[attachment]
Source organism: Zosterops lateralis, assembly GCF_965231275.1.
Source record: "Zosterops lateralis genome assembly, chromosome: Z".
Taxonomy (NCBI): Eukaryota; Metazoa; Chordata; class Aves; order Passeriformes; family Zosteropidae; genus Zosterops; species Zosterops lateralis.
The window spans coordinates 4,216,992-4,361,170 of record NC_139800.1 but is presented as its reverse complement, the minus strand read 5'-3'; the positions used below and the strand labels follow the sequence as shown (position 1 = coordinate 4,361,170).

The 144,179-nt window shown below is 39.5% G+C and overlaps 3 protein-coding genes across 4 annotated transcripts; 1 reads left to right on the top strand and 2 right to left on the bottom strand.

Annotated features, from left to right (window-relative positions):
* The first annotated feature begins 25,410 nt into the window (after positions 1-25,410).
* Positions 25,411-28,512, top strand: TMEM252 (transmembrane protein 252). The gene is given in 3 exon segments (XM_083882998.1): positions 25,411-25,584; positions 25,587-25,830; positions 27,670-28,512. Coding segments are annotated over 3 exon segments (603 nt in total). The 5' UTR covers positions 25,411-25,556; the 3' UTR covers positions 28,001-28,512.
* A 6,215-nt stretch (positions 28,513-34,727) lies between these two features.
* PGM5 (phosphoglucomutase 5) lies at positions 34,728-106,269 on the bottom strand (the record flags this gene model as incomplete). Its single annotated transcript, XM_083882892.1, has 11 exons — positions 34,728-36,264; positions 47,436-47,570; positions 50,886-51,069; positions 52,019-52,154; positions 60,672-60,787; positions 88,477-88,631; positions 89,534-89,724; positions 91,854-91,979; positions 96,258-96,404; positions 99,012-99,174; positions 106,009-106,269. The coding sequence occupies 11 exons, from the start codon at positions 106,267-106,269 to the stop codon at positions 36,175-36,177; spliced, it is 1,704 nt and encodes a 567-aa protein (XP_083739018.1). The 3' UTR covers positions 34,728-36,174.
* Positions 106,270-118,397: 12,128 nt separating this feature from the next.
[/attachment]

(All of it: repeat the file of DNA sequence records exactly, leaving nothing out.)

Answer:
Source organism: Zosterops lateralis, assembly GCF_965231275.1.
Source record: "Zosterops lateralis genome assembly, chromosome: Z".
Taxonomy (NCBI): Eukaryota; Metazoa; Chordata; class Aves; order Passeriformes; family Zosteropidae; genus Zosterops; species Zosterops lateralis.
The window spans coordinates 4,216,992-4,361,170 of record NC_139800.1 but is presented as its reverse complement, the minus strand read 5'-3'; the positions used below and the strand labels follow the sequence as shown (position 1 = coordinate 4,361,170).

The 144,179-nt window shown below is 39.5% G+C and overlaps 3 protein-coding genes across 4 annotated transcripts; 1 reads left to right on the top strand and 2 right to left on the bottom strand.

Annotated features, from left to right (window-relative positions):
* The first annotated feature begins 25,410 nt into the window (after positions 1-25,410).
* Positions 25,411-28,512, top strand: TMEM252 (transmembrane protein 252). The gene is given in 3 exon segments (XM_083882998.1): positions 25,411-25,584; positions 25,587-25,830; positions 27,670-28,512. Coding segments are annotated over 3 exon segments (603 nt in total). The 5' UTR covers positions 25,411-25,556; the 3' UTR covers positions 28,001-28,512.
* A 6,215-nt stretch (positions 28,513-34,727) lies between these two features.
* PGM5 (phosphoglucomutase 5) lies at positions 34,728-106,269 on the bottom strand (the record flags this gene model as incomplete). Its single annotated transcript, XM_083882892.1, has 11 exons — positions 34,728-36,264; positions 47,436-47,570; positions 50,886-51,069; positions 52,019-52,154; positions 60,672-60,787; positions 88,477-88,631; positions 89,534-89,724; positions 91,854-91,979; positions 96,258-96,404; positions 99,012-99,174; positions 106,009-106,269. The coding sequence occupies 11 exons, from the start codon at positions 106,267-106,269 to the stop codon at positions 36,175-36,177; spliced, it is 1,704 nt and encodes a 567-aa protein (XP_083739018.1). The 3' UTR covers positions 34,728-36,174.
* Positions 106,270-118,397: 12,128 nt separating this feature from the next.